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The ‘Failures’ of the Reformation

June 10, 2021 Leave a comment

From my listening to various messages from Alan Cairns, here is an interesting one, from a 2004 ‘Reformation’ conference:  The Failures of the Reformation. Informative, and not quite what I had expected, Cairns here first addressed many supposed ideas that modern folks have, about the failures of the Reformation–in terms of the leaders and their actions and behaviors, judging from our 20th and 21st century cultural sensibilities.  These include the doctrine of infant baptism, their views of the State and the Church, and criticisms regarding the Reformers’ treatment of heretics.  After addressing these ‘supposed failures,’ with the details of the historical situation and the nuances often lost today, Cairns mentioned what he actually considered the failures:  the failed Reformation in France, as well as the failure of the Reformation in Poland.  More on that later in this post, after the supposed failures.

Of note, he does not address the more-recent ‘failure idea’ introduced by John MacArthur in 2007 (three years after this message), that the Reformers failed to reform their millennial view and just imported it from Roman Catholicism.  In light of what Cairns did say regarding these other supposed errors, my observation here would be that the Reformers did not ‘import it’ from Roman Catholicism, as they certainly had no great love for the Pope; more to the point, I would say, they continued it from the later views of Augustine.  And it is also noteworthy that premillennialism, or chiliasm, was already making a ‘comeback’ by the early 17th century (for example, Joseph Mede)–so not in the initial Reformation but soon after, and before the English Puritan era began.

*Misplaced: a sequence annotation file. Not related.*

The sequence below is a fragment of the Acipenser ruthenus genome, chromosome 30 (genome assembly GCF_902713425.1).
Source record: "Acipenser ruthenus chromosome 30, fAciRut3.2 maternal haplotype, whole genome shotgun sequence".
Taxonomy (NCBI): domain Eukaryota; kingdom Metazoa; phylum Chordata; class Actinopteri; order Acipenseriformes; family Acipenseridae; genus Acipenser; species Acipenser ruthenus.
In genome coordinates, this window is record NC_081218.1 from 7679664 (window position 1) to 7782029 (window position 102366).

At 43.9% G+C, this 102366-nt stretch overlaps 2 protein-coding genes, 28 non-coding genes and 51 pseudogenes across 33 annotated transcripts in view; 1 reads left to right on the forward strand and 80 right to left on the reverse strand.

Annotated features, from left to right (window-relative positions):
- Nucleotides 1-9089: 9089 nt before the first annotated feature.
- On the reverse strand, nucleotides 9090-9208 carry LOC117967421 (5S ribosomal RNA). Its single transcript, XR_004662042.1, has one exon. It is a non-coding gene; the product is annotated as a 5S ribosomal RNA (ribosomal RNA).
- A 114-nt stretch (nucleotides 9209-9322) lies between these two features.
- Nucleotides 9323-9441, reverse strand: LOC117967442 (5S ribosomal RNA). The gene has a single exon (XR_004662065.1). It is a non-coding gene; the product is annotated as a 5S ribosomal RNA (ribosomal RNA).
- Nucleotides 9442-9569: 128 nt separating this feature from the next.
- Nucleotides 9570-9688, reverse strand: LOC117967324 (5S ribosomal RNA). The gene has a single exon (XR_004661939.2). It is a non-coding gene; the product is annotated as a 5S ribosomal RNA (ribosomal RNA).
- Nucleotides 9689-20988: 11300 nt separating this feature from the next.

Regarding all the supposed failures of the Reformation, Cairns provided the historical background and the nuances often lost today.  The Reformers’ view of infant baptism did not come from Roman Catholicism but their overall understanding of the continuity of scripture, Old and New Testament, regarding the covenants of scripture, and the continuation of the Lord’s working in household as He did in Genesis, and again in Acts (ref. Acts 2:39).  Cairns said this as a credo-baptist, in a Free Presbyterian Church.  (That’s another topic, that the FPC denomination does not emphasize the baptism method distinction, allowing for both, and that most of their preachers are actually credo-baptist — Michael Barrett as one notable actual paedobaptist, who was in the FPC in years past.  The credo-baptist preachers in the FPC hold to the Westminster Confession construction of covenant theology, a view that I see as what scripture teaches, as opposed to the 1689 Federalism view of the covenants.)

Regarding the Reformers’ church-state view, Cairns brings out the point that people today typically take a view (at least what comes out in practice, if not consciously realized) of the church and state being at enmity with each other.  Yet this is not a biblical view, and the Reformers saw these two entities as complementary, not opposed.  As to the Anabaptists, Cairns points out that the Anabaptist movement was very diverse and hard to define, embracing many different ideas and many differing types of people — similar to the rather neboulous ‘New Covenant Theology’ movement today.  He notes that it took historical researchers many years to fully document all of what was included in the Anabaptist umbrella, the many different beliefs and activities; and if it took that long for this to be understood, we can certainly understand that the Reformers had far less information.  The movement included extreme pacifists, a problem in a society that did not have a regular army, with its military defense as all able-bodied men who lived in the Swiss canton; the Anabaptist pacifists would not do their part in the defense of their own canton, when it came time to defend against the Roman Catholic army.  The movement also included dangerous, violent insurrectionists, and heretics.